Today’s readings are extremely important, especially as we near Election Day. They remind us to consider the candidates’ rhetoric, track-records and policies, not solely political party affiliation. They also compel us to ask the questions: Who has shown care for vulnerable populations? Who cares about how we treat one another? Who promotes love?
You shall love your neighbor as yourself. (Mt 22:39, Lev 19:18)
How do you show love to your neighbors?
Do you treat people who look different than you as neighbors?
How can the Gospel inform your vote on election day?
In the first reading, from Exodus, the Israelites travel through the wilderness toward the promised land. After the exodus from Egypt, they receive laws, first the Ten Commandments and then hundreds of additional laws. The laws themselves were written after they were settled in the land, and they include reflections, aspirations and reminders of the exodus experience for future generations.
The reading highlights groups who are most vulnerable and susceptible to abuse: resident aliens, widows and orphans. Laws are enacted to protect these people and punish their oppressors. The spirit of these laws is to remind the Israelites to care for those who are marginalized and most in need. The text instills the importance of empathy and memory, as the Israelites are to care for resident aliens, motivated by their own recollection of suffering, “for you were once aliens yourselves in the land of Egypt.” As we elect leaders, consider who cares about vulnerable groups. What policies have been promoted that offer protection to those most in need?
In the Gospel, Jesus is confronted with another test by the Pharisees. A lawyer in their group asks Jesus which commandment is the greatest, and Jesus responds with a paraphrase of two laws: “You shall love the Lord, your God, with all your heart, with all your soul, and with all your mind.” This is a partial quote of the Shema Yisrael (“Hear, O Israel”), a Jewish prayer that affirms the oneness of God and the importance of faithful worship to God (see Dt 6:4-5). Jesus adds, “You shall love your neighbor as yourself,” a partial quote of Lev 19:18.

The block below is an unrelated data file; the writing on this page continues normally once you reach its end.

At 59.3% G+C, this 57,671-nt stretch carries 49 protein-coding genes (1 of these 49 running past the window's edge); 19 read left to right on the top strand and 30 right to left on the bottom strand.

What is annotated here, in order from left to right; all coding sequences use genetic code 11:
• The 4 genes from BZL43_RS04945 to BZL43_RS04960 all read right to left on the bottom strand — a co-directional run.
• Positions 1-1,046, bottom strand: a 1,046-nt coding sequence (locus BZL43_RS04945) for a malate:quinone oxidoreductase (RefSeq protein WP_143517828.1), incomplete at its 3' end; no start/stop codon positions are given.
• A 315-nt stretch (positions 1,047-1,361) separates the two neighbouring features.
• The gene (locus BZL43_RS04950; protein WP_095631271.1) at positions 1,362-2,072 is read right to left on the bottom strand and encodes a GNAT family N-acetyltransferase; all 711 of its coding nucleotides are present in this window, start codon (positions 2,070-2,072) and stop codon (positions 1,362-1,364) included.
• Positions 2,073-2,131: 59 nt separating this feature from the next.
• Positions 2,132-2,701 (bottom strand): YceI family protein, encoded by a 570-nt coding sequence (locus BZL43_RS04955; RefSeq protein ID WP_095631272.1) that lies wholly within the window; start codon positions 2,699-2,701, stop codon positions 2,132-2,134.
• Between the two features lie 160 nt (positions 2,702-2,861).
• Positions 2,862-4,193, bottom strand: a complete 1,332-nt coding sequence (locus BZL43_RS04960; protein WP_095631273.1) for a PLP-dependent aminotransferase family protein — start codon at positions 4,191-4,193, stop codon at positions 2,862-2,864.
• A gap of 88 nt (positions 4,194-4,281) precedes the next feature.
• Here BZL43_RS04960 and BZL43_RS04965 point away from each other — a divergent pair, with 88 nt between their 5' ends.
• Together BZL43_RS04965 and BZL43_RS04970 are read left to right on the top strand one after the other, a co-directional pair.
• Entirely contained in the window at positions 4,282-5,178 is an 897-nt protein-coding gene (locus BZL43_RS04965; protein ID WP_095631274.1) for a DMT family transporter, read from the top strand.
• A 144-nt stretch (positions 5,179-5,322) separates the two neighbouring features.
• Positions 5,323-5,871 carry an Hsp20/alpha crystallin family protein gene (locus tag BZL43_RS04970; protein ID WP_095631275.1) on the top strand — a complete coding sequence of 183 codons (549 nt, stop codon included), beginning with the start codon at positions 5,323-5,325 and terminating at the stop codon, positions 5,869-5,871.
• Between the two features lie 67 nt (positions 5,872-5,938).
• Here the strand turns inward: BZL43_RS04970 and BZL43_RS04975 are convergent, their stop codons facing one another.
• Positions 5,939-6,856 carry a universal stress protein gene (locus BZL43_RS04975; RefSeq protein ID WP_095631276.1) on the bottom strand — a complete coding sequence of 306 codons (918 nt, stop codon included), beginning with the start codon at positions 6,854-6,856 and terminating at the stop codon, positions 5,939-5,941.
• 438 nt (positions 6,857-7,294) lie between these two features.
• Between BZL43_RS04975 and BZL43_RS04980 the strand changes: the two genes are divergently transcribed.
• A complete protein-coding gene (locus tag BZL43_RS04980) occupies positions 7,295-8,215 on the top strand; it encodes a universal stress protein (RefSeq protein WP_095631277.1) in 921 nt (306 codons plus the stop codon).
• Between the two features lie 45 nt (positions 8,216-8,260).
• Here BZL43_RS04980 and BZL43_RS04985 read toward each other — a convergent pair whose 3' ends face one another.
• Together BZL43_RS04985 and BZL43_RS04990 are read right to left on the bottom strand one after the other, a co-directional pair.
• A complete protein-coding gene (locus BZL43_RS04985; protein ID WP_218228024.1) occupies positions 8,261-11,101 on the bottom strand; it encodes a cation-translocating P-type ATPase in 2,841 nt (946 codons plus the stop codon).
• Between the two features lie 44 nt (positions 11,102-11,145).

Jesus proclaims that the whole law and the prophets hinge on these two laws, so the implications are significant for Jesus’ ancient audience and for modern Christians. Arguably, today’s Gospel has one of the most important teachings of Jesus, in which he draws on his Jewish heritage to affirm tradition and shine a light on what is most important: love.
As has been mentioned in previous columns, there are multiple words in Hebrew and Greek for love. The words in these two passages are ahavah in Hebrew and agape in Greek, whose meanings go beyond simple affection toward God and others. These words are calls to demonstrate sincere commitment to God through actions in service to God and each other.
There are tangible things that can be done to show love. Love is implementing policies that protect the vulnerable and penalize oppressors. Love is reprimanding people who brandish weapons at those working for racial justice rather than applauding intimidation and instigation of hateful acts. Love is treating all humans as neighbors, not just those who look like you. Love is fighting for life.
It is hypocritical to pretend that advocacy for unborn life can override our responsibility to speak up in defense of every vulnerable life, or that advocacy for marginalized groups can absolve us of the need to defend the unborn. It is equally problematic to disregard the many people who live with and suffer from the evils of poverty, racism and violence while claiming to be pro-life.
So, if you are thinking of using Scripture to help you decide how to cast your ballot, Jesus’ message is utterly clear: love. Americans have been divided by rhetoric and actions fueling hate and division, actions that are in opposition to Jesus’ call for love. On election day and always, let the Gospel message of love influence whom you choose as your leaders.